Students/organizations appealing cases where a Sanction Level 4-7 is imposed have the option to adjudicate their appeal through a University administrator or the SAB (who makes a recommendation to a University administrator who is responsible for making the final decision.) The Associate Dean of Students, or designee, will serve as the University administrator to hear the appeal.
The decision of the Associate Dean of Students or designee on all conduct hearing appeals is the final decision of the University.
If the student/organization complaint cannot be resolved after exhausting the institution's grievance procedure, the student may file a complaint with the Arizona State Board for Private Postsecondary Education. The student must contact the State Board for further details:
Unfavorable, unwelcomed treatment, or sexual contact without consent that is severe or pervasive by a man or a woman towards a man or a woman. Additional information pertaining to ERAU’s Sexual Assault, Sexual Harassment and Sexual Misconduct Policy can be found at click here.
(Any violation of the Sex/Gender-based discrimination, harassment, and sexual misconduct will fall under Title IX and will be handled in accordance with the Civil Rights Equity & Sex/Gender-based Discrimination, Harassment, and Sexual Misconduct Resolution Process. Please see the Title IX Coordinator for more information.)
In addition, an individual is incapacitated if s/he demonstrates that they are unaware of where they are, how they got there, or why or how they became engaged in a sexual activity. Where alcohol is involved, incapacitation is a state beyond drunkenness or intoxication. Some indicators of incapacitation may include, but are not limited to, lack of control over physical movements (such as walking without assistance), being unaware of circumstances or surroundings, or being unable to communicate for any reason.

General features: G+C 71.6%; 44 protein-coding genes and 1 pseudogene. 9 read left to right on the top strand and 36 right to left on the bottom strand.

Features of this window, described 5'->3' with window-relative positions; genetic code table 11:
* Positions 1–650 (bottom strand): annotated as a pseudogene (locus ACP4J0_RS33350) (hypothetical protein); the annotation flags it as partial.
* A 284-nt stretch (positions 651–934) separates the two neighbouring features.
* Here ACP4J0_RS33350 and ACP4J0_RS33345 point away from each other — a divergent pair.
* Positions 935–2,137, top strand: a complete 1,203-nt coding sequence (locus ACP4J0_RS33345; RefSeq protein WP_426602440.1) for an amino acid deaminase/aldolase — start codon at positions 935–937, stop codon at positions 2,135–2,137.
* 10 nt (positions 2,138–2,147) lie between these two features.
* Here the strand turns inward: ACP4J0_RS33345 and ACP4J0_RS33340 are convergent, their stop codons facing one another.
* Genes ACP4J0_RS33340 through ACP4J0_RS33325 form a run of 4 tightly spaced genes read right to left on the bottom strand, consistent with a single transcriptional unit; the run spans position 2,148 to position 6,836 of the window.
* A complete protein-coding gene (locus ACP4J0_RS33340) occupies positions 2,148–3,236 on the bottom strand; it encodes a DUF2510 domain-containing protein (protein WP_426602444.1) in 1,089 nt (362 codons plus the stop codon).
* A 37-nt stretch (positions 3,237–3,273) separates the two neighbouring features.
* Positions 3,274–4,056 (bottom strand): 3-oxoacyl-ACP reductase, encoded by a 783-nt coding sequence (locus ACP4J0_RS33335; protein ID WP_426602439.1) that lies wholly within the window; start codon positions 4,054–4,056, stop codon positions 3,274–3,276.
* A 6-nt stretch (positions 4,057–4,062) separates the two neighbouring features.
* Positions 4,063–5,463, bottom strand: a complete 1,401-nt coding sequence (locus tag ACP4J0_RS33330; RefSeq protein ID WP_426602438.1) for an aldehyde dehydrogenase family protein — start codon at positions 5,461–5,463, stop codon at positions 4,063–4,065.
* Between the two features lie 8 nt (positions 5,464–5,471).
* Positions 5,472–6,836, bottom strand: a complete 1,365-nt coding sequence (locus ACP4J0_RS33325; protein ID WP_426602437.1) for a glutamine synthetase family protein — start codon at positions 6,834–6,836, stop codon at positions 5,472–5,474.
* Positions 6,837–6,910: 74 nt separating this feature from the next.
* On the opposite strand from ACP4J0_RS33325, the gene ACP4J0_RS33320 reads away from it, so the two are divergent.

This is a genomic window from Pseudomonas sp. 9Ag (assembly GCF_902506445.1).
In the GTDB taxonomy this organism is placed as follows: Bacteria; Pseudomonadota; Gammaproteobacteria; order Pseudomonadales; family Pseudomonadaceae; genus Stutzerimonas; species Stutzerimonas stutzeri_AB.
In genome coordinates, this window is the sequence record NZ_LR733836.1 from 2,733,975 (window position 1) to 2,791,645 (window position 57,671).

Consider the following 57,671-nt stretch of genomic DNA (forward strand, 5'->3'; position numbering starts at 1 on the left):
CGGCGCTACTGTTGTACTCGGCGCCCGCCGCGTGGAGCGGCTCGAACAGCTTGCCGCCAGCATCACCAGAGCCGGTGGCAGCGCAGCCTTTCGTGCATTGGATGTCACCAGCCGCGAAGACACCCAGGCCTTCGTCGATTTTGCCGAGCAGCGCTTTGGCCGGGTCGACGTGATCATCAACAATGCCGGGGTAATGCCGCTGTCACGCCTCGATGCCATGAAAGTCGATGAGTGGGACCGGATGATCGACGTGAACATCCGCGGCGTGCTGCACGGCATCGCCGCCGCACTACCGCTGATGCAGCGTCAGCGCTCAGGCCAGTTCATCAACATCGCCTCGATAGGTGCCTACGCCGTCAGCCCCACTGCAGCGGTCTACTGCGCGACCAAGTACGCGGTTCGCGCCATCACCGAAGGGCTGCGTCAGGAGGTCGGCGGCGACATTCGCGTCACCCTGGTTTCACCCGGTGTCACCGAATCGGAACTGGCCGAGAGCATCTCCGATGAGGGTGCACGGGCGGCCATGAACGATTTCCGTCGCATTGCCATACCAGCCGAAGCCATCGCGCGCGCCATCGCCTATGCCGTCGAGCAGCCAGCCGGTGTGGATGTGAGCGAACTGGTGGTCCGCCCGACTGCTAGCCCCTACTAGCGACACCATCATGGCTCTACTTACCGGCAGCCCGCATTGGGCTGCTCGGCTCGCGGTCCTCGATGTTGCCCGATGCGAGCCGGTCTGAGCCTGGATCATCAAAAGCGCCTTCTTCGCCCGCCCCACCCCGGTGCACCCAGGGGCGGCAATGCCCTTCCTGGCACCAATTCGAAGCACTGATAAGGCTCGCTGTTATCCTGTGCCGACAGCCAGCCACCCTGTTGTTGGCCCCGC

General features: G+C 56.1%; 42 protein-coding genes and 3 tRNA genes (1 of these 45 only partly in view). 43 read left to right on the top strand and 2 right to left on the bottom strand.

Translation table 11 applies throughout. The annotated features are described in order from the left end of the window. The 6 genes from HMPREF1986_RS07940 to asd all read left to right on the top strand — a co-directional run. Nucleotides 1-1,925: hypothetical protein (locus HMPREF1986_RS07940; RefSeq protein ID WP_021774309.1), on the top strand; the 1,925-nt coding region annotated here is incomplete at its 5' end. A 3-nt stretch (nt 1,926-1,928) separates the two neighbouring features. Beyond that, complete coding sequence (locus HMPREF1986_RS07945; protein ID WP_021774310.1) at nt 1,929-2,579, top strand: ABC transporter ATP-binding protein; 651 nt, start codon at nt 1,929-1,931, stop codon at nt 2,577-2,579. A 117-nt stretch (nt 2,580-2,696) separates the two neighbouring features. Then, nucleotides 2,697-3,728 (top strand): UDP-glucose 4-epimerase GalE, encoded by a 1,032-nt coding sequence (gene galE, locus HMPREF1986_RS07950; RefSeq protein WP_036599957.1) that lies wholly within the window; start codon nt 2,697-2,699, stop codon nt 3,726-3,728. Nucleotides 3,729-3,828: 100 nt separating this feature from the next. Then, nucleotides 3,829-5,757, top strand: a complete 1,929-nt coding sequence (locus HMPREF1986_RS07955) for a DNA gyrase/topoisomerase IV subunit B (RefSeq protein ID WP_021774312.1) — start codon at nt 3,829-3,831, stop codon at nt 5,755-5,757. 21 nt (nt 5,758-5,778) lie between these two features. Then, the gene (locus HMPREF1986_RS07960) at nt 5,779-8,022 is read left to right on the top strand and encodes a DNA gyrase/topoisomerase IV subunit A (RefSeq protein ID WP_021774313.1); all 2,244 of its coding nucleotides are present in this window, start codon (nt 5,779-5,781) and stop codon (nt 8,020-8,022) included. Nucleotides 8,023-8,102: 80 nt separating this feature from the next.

An individual in a blackout state may or may not meet the definition of incapacitation. Such an individual may appear to act normally, but later may not have recall of the events in question. The extent to which a person in this state affirmatively gives words or actions indicating a willingness to engage in sexual activity and the other person is unaware – or reasonably could not have known – of the alcohol consumption or blackout, must be evaluated in determining whether consent could be considered as having been given.
(Other misconduct offenses, when determined to be sex/gender-based will be handled in accordance with the Civil Rights Equity & Sex/Gender-Based Discrimination, Harassment, and Sexual Misconduct Resolution Process. Please see the Title IX Coordinator for more information).
This includes, but is not limited to, physical, verbal, visual, written, acts or electronic media.
Outcomes in the Conduct process are educational in nature, not punitive. The purpose of outcomes is to promote student/organization reflection on past decisions and to evoke a behavioral change in future decisions. It is important to note that more than one of the outcomes may be imposed for any single violation when deemed appropriate. All conduct outcomes are noted in the Dean of Students Office or other designated offices, and outcomes become part of the student’s overall educational file. The level of the sanction is determined by the severity of the violation and any past student/organization conduct issues. Student/organization conduct outcomes, which may be imposed for violations of the Standards of Conduct, include the classifications of outcomes/sanctions listed below. More than one outcome/sanction may be imposed for any single violation when deemed educationally appropriate.
Customized educational sanctions based on the individual and the circumstances involved. These may include but are not limited to: